11 December 2006


Jeb and George W., both leaving public office in the not-too-distant future, may find themselves fighting over the family political machine much the way they might have battled over the bit of pate' at the last family cocktail party.

The Los Angeles Times reports today the two may be at odds over who to back in the 2008 presidential race (assuming Jeb was just being coy in his NewsMax interview).

It's a huge fund-raising and vote-getting machine that the Bushs have amassed and the Times reports that Jeb seems to be leaning toward throwing his weight behind Massachusetts Gov. Mitt Romney, while George W. seems to be leaning toward Arizona Sen. John McCain.


Democratic politicos in New Hampshire are letting it be know, Hillary Clinton may have a tough act to follow if/when she makes her first campaign appearance in the state.

As you can is the this report from the Associated Press , Obama was quite a hit on his weekend visit to New Hampshire, as some of observers of the state's political scene told the Boston Herald.

Obama, riding the wave, will be part of the opening of tonight's Monday Night Football broadcast on ESPN. According to the USA Today, Obama will hint at a "major decision" and then pledge his support for his hometown Chicago Bears in tonight's game.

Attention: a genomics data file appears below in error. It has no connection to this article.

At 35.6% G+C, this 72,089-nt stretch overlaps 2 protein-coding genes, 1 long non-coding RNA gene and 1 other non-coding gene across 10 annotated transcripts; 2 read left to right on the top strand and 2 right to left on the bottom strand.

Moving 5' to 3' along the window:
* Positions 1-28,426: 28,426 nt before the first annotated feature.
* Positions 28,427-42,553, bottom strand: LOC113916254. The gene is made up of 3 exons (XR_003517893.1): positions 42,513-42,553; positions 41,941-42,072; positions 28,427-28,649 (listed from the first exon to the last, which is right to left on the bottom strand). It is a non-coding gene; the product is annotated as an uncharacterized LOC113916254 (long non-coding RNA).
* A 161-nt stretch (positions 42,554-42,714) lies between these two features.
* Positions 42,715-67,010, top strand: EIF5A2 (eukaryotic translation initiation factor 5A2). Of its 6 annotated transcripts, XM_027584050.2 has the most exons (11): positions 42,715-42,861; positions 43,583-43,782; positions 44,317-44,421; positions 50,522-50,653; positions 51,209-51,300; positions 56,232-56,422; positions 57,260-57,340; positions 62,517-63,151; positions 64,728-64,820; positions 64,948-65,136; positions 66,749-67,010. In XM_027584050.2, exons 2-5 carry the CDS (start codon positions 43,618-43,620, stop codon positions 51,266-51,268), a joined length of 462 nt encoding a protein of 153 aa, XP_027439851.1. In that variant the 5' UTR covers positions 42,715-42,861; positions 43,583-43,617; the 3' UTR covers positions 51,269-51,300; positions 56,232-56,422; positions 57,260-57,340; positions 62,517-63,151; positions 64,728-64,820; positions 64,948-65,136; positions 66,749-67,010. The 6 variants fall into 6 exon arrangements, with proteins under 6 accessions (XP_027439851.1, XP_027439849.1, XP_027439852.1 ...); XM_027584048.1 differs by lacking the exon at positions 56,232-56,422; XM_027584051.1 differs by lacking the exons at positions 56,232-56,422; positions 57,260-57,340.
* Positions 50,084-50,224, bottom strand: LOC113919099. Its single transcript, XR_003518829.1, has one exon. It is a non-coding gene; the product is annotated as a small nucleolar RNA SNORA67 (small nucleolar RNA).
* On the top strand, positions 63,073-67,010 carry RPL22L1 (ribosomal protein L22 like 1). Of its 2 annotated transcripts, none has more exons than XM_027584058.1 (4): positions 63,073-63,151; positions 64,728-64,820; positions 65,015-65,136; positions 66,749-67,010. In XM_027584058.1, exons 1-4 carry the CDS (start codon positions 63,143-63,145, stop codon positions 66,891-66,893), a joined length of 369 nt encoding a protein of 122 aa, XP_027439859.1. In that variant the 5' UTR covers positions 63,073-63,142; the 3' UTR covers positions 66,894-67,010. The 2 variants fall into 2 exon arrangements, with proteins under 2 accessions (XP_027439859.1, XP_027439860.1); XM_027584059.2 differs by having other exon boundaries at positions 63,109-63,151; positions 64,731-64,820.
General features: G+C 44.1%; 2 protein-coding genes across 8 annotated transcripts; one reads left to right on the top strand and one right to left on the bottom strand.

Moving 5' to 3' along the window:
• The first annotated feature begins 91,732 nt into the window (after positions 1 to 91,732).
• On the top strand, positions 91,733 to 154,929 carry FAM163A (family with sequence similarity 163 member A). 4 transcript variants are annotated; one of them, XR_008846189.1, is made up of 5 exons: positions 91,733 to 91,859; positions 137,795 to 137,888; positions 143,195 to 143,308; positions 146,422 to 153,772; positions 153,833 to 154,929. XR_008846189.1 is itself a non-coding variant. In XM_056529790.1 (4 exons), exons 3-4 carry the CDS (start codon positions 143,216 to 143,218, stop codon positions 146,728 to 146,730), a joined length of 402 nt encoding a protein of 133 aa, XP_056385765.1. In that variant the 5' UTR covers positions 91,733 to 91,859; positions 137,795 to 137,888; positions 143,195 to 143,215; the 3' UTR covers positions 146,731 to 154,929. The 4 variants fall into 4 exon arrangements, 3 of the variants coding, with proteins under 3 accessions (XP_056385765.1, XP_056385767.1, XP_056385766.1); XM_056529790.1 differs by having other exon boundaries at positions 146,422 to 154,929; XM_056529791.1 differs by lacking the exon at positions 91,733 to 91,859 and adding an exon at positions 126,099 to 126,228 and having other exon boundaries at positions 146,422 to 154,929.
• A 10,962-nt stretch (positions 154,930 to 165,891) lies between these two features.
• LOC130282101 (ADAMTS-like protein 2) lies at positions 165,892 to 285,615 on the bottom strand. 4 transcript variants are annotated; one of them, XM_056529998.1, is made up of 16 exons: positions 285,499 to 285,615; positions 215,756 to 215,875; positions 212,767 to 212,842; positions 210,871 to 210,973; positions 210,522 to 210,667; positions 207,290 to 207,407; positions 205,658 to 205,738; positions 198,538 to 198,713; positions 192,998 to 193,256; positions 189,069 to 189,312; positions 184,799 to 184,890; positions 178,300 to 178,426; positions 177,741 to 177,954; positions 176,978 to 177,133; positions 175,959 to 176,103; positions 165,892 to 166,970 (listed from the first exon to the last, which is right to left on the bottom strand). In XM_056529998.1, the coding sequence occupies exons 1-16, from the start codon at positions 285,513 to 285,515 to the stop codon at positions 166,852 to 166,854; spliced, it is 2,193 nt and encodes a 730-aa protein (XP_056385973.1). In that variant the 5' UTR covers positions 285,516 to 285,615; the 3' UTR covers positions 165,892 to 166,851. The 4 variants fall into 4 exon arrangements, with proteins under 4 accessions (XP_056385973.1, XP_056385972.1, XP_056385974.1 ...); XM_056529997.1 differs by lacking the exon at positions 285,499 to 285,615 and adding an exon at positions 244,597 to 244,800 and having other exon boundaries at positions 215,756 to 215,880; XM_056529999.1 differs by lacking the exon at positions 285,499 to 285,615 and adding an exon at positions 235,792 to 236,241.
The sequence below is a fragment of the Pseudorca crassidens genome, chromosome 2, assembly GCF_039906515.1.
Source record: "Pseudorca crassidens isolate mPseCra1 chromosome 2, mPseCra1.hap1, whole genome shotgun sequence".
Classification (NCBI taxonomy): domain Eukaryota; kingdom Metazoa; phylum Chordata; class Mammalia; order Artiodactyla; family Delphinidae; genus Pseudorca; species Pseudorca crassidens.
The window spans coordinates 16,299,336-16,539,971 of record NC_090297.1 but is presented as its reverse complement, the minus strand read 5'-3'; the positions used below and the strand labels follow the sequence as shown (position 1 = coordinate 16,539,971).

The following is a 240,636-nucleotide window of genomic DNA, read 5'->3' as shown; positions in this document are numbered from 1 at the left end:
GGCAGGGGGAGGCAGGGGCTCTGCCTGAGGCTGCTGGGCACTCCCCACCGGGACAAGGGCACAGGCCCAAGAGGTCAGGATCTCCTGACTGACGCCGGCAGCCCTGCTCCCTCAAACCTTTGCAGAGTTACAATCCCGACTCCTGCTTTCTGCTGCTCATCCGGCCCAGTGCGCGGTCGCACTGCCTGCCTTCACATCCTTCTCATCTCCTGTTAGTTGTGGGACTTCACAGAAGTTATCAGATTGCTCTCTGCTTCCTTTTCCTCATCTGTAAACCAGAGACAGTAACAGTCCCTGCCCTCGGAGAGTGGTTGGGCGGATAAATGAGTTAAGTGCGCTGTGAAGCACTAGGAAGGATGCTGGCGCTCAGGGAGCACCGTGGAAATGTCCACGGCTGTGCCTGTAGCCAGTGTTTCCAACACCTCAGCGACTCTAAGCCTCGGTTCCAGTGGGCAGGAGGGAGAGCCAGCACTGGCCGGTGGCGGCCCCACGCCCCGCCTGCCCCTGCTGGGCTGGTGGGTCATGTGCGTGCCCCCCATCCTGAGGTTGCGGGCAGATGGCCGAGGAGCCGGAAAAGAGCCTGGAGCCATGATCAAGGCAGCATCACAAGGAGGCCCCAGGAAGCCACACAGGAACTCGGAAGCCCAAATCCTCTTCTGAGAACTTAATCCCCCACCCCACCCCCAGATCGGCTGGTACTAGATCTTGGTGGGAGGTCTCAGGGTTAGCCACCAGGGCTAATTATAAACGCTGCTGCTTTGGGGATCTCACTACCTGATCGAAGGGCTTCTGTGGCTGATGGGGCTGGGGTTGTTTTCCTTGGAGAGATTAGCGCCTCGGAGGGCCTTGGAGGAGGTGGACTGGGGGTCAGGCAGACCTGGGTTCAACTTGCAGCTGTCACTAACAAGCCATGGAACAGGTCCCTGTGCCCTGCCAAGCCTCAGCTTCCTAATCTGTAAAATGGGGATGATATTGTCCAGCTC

We told you last week that Cleveland-area congressman Dennis Kucinich will run again for the Democratic nomination. The Plain Dealer reports Kucinich will make it official tomorrow.


CNN reports today that Massachuestts Gov. Mitt Romney will form a presidential exploratory committee in January.


NYPopulist said...

Edwards is by no definition a bleeding heart liberal, but if he chooses not to run, the left wing of the Democratic Party will have NO ONE to represent them in the primary...other than the one and only Dennis Kucinich.

Now, I'm not going to predict a Kucinich win - I'd be forever labeled as a crazy if I did such - but I expect him to perform *significantly* better than he did in 2004. Keep in mind that Kucinich finished a respectable 2nd in '04's MoveOn.org endorsement poll (behind Dean of course) - if he can win that endorsement, he'll have the mojo of 3+ million people. Likewise, it's important to remember that in primaries, especially in caucuses, it's the activists and MoveOn members who are the ones who go out out and vote.

Ron Vallo said...

I began my career as a journalist covering Dennis Kucinich as the "boy mayor" of Cleveland back in the late 70's (he was 31) and he truly cares about working people.

He was written off when the city defaulted but came back from the "dead" to have a pretty solid career.

Russ Feingold was the man I was rooting for, but he's chosen to sit it out.

I hope Dennis is around long enough, and taken seriously enough, that he can at least have the chance to speak up for the growing ranks of working poor and the shrinking middle class.